Massage & Bodywork

SEPTEMBER | OCTOBER 2015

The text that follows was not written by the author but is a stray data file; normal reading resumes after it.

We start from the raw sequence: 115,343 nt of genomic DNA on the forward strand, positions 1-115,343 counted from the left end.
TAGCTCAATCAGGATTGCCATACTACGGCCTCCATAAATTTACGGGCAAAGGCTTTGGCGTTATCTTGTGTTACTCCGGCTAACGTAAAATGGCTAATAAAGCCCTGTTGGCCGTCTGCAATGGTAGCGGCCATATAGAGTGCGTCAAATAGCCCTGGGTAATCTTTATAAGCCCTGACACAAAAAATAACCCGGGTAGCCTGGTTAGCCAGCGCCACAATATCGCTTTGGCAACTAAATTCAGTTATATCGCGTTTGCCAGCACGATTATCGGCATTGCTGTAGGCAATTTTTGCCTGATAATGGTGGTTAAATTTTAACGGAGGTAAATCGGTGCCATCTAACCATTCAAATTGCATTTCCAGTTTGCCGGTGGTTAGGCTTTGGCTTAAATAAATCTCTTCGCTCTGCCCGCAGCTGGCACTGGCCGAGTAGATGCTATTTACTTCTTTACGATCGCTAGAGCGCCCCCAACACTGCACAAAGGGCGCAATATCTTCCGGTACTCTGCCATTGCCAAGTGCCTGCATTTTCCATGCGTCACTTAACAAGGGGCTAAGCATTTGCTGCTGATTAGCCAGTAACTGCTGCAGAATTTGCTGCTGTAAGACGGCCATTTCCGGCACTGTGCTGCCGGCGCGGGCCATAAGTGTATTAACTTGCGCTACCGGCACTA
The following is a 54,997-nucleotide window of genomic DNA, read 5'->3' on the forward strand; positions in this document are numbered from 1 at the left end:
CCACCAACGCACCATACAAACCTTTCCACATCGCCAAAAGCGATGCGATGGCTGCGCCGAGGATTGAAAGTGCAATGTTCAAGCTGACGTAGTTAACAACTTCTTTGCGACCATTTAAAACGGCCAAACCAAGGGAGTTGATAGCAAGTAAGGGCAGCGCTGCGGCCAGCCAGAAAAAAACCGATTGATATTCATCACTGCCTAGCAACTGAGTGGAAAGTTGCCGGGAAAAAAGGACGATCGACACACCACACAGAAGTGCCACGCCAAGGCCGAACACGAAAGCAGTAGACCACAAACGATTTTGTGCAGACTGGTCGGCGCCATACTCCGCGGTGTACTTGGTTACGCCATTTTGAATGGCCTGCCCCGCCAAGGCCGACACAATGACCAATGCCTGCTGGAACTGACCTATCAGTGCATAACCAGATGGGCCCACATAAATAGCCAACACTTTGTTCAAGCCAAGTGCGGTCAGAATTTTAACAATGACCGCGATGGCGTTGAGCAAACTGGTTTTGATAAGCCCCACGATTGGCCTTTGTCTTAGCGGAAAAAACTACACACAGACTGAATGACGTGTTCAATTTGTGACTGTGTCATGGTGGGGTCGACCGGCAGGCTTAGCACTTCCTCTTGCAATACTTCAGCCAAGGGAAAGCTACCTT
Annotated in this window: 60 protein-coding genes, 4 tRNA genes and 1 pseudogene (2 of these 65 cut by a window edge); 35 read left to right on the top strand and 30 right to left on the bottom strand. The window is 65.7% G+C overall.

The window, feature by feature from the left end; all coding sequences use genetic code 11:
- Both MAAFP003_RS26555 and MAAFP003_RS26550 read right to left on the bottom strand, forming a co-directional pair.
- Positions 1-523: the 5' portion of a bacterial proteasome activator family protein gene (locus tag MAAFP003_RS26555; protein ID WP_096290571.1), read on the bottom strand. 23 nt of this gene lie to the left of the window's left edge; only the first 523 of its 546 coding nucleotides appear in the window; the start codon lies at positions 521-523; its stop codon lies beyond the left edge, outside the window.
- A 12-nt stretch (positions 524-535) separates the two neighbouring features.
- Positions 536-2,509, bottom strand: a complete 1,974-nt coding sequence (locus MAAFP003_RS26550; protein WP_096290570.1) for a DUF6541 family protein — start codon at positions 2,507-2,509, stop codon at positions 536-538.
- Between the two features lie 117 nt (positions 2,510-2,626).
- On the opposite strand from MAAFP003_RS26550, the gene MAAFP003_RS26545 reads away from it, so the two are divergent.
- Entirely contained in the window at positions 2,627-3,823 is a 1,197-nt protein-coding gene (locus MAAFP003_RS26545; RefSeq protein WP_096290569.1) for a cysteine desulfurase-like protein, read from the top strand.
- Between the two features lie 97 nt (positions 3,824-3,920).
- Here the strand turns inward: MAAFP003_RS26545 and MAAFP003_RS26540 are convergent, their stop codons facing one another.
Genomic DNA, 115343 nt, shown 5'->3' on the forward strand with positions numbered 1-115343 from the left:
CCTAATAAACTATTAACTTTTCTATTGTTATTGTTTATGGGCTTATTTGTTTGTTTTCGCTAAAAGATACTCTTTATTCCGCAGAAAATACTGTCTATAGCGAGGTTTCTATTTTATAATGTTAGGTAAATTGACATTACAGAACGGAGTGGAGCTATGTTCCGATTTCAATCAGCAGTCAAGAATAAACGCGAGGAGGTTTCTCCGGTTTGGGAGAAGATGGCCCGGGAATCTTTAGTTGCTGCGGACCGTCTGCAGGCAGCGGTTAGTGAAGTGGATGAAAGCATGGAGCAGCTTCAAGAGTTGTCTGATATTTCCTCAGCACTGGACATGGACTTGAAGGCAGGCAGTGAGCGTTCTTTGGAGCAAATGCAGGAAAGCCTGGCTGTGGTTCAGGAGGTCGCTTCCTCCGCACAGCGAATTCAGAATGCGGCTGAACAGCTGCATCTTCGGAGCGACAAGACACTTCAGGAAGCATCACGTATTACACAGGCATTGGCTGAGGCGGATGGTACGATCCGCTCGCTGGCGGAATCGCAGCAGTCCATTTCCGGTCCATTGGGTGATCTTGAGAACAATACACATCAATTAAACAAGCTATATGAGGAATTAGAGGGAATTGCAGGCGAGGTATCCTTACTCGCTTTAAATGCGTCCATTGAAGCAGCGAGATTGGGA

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G For the past few years, I've grown used to virtually every food product—from high- fructose beverages to bacon—proudly proclaiming, "Gluten Free." However, I never thought the day would come when the relatively new phenomenon of "Glute-Free Massage" would be an accepted practice, and I fi nd it disturbing. Simply put, I feel that neglecting to work on an area as important as the gluteals is a great disservice to our clients. Working on the gluteals should not be confi ned to just clinical therapeutic work; it should also be included in any full-body massage as a way to integrate the important connection, energetically and structurally, between the client's lower and upper body. Let's look at some of the kinesiology, anatomy, and therapeutic issues of the gluteals to understand why practicing a glute- free massage can be a detriment to your client. Addressing the Posterior Pelvis Not only is strengthening the gluteal muscles important, relaxing and aligning these muscles through bodywork is also crucial and should be part of any session. Any strong, functional muscle has the potential to be tight and restrictive. It seems worse than unwise to shy away from working on such an important group of muscles as the gluteals because of misplaced concern and unsubstantiated projection over client modesty. Good client education and proper languaging (see But How Do I Talk About It? page 68) can help you jump that hurdle. Quite simply, the gluteal muscles should not be ignored. Let me list a few things that demonstrate the importance of this area and why, as therapists, we need to relax, align, and provide left and right balance to the posterior pelvis. • A major goal of all bodywork should be to provide a smooth transition and freedom of movement between the major body segments. We want the legs to swing freely from the pelvis and the pelvis to have a fl uid connection to the low back. All the posterior pelvic muscles affect this transition. The rotators also have a huge effect on the rotation of the femur, which can have a profound infl uence on knee torsion and foot inversion or eversion. • The tensor fasciae latae is an underworked muscle that, although it originates from the anterior pelvis, is easily accessed in a prone position while working on the gluteals. The tensor fasciae latae is always involved in iliotibial band tightness and in torsion of the femur and knee if its borders are pulled either anterior or posterior. • Virtually all those who participate in athletics, dance, yoga, Pilates, and other physical pursuits, along with the sedentary population, complain of iliotibial band tenderness and tightness. Although most anatomy descriptions emphasize the tensor fasciae latae as the attachment to the iliotibial band, look at the distal attachment of fi bers of the gluteus maximus to the posterior border of the iliotibial band and how that will pull the band posterior and cause iliotibial band tightness and tracking problems in the legs. Any work to provide release and balance to the iliotibial band should include general work to relax the gluteus maximus and also precise work at its lower attachment to release this muscle's tendency to misalign the band. • For low-back pain, the posterior pelvis is a gold mine for relief. An imbalance in the gluteal muscles causes a rotation of the pelvis that generates a twist of the spine, as a cause of, or as compensation for, back pain. Especially for people with acute low-back pain, it is often safest to stay away from the epicenter of pain and the lumbar vertebrae, but almost all clients will feel relief from gluteal work, especially when you pay particular attention to left/right balance. • Look at the insertions, fi ber direction, and depth of the gluteus medius and gluteus minimus compared to the gluteus maximus. These smaller muscles have a very different function from the gluteus maximus and are 66 m a s s a g e & b o d y w o r k j u l y / a u g u s t 2 0 1 5 Just as the "abs" should refer to not only the rectus abdominis, but also the obliques and transversus abdominis, the generic term glutes for therapists should include the complex weave of posterior pelvic muscles, including the deep rotators and the distinction of function for gluteus maximus, gluteus medius, and gluteus minimus. When I say gluteals, I'm actually referring to the entire posterior pelvis. often a factor in hip pain because of their attachment to the trochanter. Their complex actions vary, depending on hip and knee position, and require different strategies than the gluteus maximus. There is some disagreement on the gluteus medius' and gluteus minimus' rotational role for the femur (depending on hip fl exion or extension), but there is general agreement that they are primary internal rotators to counter the force of the external rotators. These smaller gluteal muscles are most important for their action of abduction, particularly in stabilizing the leg to remain directly under the pelvis, preventing left/right pelvic deviation during the single-support phase of walking or running. • The gluteus maximus originates from the iliac crest and the lateral border of the posterior sacrum all the way down to the coccyx. Your work in creating left/right balance and relaxing the fi brous attachments at the sacrum can be very helpful in relieving sacroiliac issues. • The deep rotators are, of course, extremely important for their role of externally rotating the femur and are often tight and overworked in sports that require rotation, such as golf, tennis, and baseball. In addition, the deep rotators stabilize the leg in walking, and work in tandem with the internal rotators to keep legs and knees tracking well. All therapists should be able to precisely work on these muscles by sinking through the gluteus maximus. • Sciatica is one of the most common complaints massage therapists and bodyworkers encounter. Although sciatic pain is a complex condition with multiple causes, G By Art Riggs e Forgo en Muscles 1. Freeing the gluteus maximus to slide easily. 2. Freeing and aligning the gluteus maximus at the iliotibial band. 3. The Frog Position. 4. External rotation of the femur. 5. Working on the rotators. 6. Working rotators in a side-lying position. Images courtesy Art Riggs. he lutes: 4 of 5 READER FORUM EMAIL YOUR LETTERS TO EDITOR@ABMP.COM. INCLUDE YOUR FULL NAME AND THE CITY AND STATE IN WHICH YOU RESIDE. WE RESERVE THE RIGHT TO EDIT LETTERS FOR LENGTH AND CLARITY. GLUTES! I've been a member of ABMP since 1993, and I have very much enjoyed receiving Massage & Bodywork over the years. I was fascinated by the question on this month's [ July/August 2015] cover: "Glutes: Why are we ignoring these important muscles?" My immediate reaction was, "What? Are we ignoring them? I sure as heck am not! I work on them on every client." I am 62 years old and I've been doing massage since I was 18 years old. When I decided to do it as my profession, I went to a massage school and got certifi ed. When licensing became the law where I lived, I got my license. It never occurred to me that what I was doing was touching "the untouchable." Maybe I've just been lucky, but I have remained largely unaware of, and unaffected by, the "sometimes litigious clientele." I completely agree with Art Riggs: leaving muscle groups out of massage is doing our clients a disservice. That includes the pectorals and the abdominals as well. ELEANOR R. SMITH LEBANON, MISSOURI Congratulations on your glutes issue! Most impressive issue I've seen in a long time! I really appreciated the multifaceted coverage relating to this area of the anatomy, and you defi nitely addressed an important need in our community, especially among beginners. It's shocking how many of the current schools avoid, or fail to provide, quality teaching around this area. CHRIS ASAY DOVER, DELAWARE I read the glutes article when my copy of Massage & Bodywork arrived in the mail. I'm very surprised and disappointed that there is still a negative connotation attached to working the glutes. The mind-set of any school that doesn't educate their students and any spa that won't allow their technicians to address any discomfort the client may be experiencing perpetuates the misconception that massage therapists are providing some sort of sensual service. It's a major muscle group that needs attention—simple as that. MICHELE FOX FROM FACEBOOK THE EMOTIONAL SIDE OF CRANIOSACRAL Just wanted to say thank you for Jana Panter's article about the emotional and intuitive side of craniosacral therapy [May/June 2015, page 80]. She gave voice (in a funny, helpful, and compassionate way) to those of us who tune in to the emotional components. I studied craniosacral therapy with an osteopath/ physical therapist who focused on specifi c anatomy. It was a great grounding in the work, but most of the time when I put my hands on someone, the body guides me. And there is usually a mixture of physical, mental, emotional, and spiritual aspects to the pattern that is ready to be released. PAULA CURTIS FORT COLLINS, COLORADO AUTHOR FEEDBACK Dear ABMP, I am writing in response to the letters I have received regarding my article. I've heard from people all across the country seeking reassurance as they explore the many facets of craniosacral therapy [CST]. Thank you to the people who wrote—your letters inspire me! Here are a few more ideas for craniosacral encouragement: • Take classes. There are many good teachers and classes out there. A good class will fi ll in one piece that was missing, and over time you will be able to pull them together. I have taken many classes from, and highly recommend, Suzanne Scurlock-Durana's program (Healing From the Core), which is supported by the Upledger Institute. I found her classes particularly helpful in working through my issues, which enabled me to be clearer and more confi dent for my clients. • Keep practicing. Your skill and confi dence will get stronger. • Be patient. More practitioners are fi nding this path. If you hang in there, you'll start to see more colleagues discussing the various benefi ts and means of practicing CST. Thank you. JANA PANTER, ND, CCST G For the past few G years, I've grown G used to virtually G used to virtually G every food product—from high- fructose beverages to bacon—proudly proclaiming, "Gluten Free." However, I never thought the day would come when the relatively new phenomenon of "Glute-Free Massage" would be an accepted practice, and I fi nd it disturbing. Simply put, I feel that neglecting to work on an area as important as the gluteals is a great disservice to our clients. Working on the gluteals should not be confi ned to just clinical therapeutic work; it should also be included in any full-body massage as a way to integrate the important connection, energetically and structurally, between the client's lower and upper body. Let's look at some of the kinesiology, anatomy, and therapeutic issues of the gluteals to understand why practicing a glute- free massage can be a detriment to your client. Addressing the Posterior Pelvis Not only is strengthening the gluteal muscles important, relaxing and aligning these muscles through bodywork is also crucial and should be part of any session. Any strong, functional muscle has the potential to be tight and restrictive. It seems worse than unwise to shy away from working on such an important group of muscles as the gluteals because of misplaced concern and unsubstantiated projection over client modesty. Good client education and proper languaging (see But How Do I Talk About It? page 68) can help you jump that hurdle. Quite simply, the gluteal muscles should not be ignored. Let me list a few things that demonstrate the importance of this area and why, as therapists, we need to relax, align, and provide left and right balance to the posterior pelvis. • A major goal of all bodywork should be to provide a smooth transition and freedom of movement between the major body segments. We want the legs to swing freely from the pelvis and the pelvis to have a fl uid connection to the low back. All the posterior pelvic muscles affect this transition. The rotators also have a huge effect on the rotation of the femur, which can have a profound infl uence on knee torsion and foot inversion or eversion. • The tensor fasciae latae is an underworked muscle that, although it originates from the anterior pelvis, is easily accessed in a prone position while working 66 m a s s a g e & b o d y w o r k j u l y / a u g u s t 2 0 1 5 Just as the "abs" should refer to not only the rectus abdominis, but also the obliques and transversus abdominis, the generic term glutes for therapists glutes for therapists glutes should include the complex weave of posterior pelvic muscles, including the deep rotators and the distinction of function for gluteus maximus, gluteus medius, and gluteus minimus. When I say gluteals, I'm actually referring to the entire posterior pelvis. G By Art Riggs e Forgo en Muscles e Forgo en Muscles G e Forgo en Muscles G e Forgo en Muscles G e Forgo en Muscles G e Forgo en Muscles e Forgo en Muscles G he lutes: 4 of 5 of 5 of I am 62 years old and I've been doing massage since I was 18 years old. When I decided to do it as my profession, I went therapy [May/June 2015, page 80]. She gave voice (in F r e e S O A P n o t e s w i t h M a s s a g e B o o k f o r A B M P m e m b e r s : a b m p . u s / M a s s a g e b o o k 13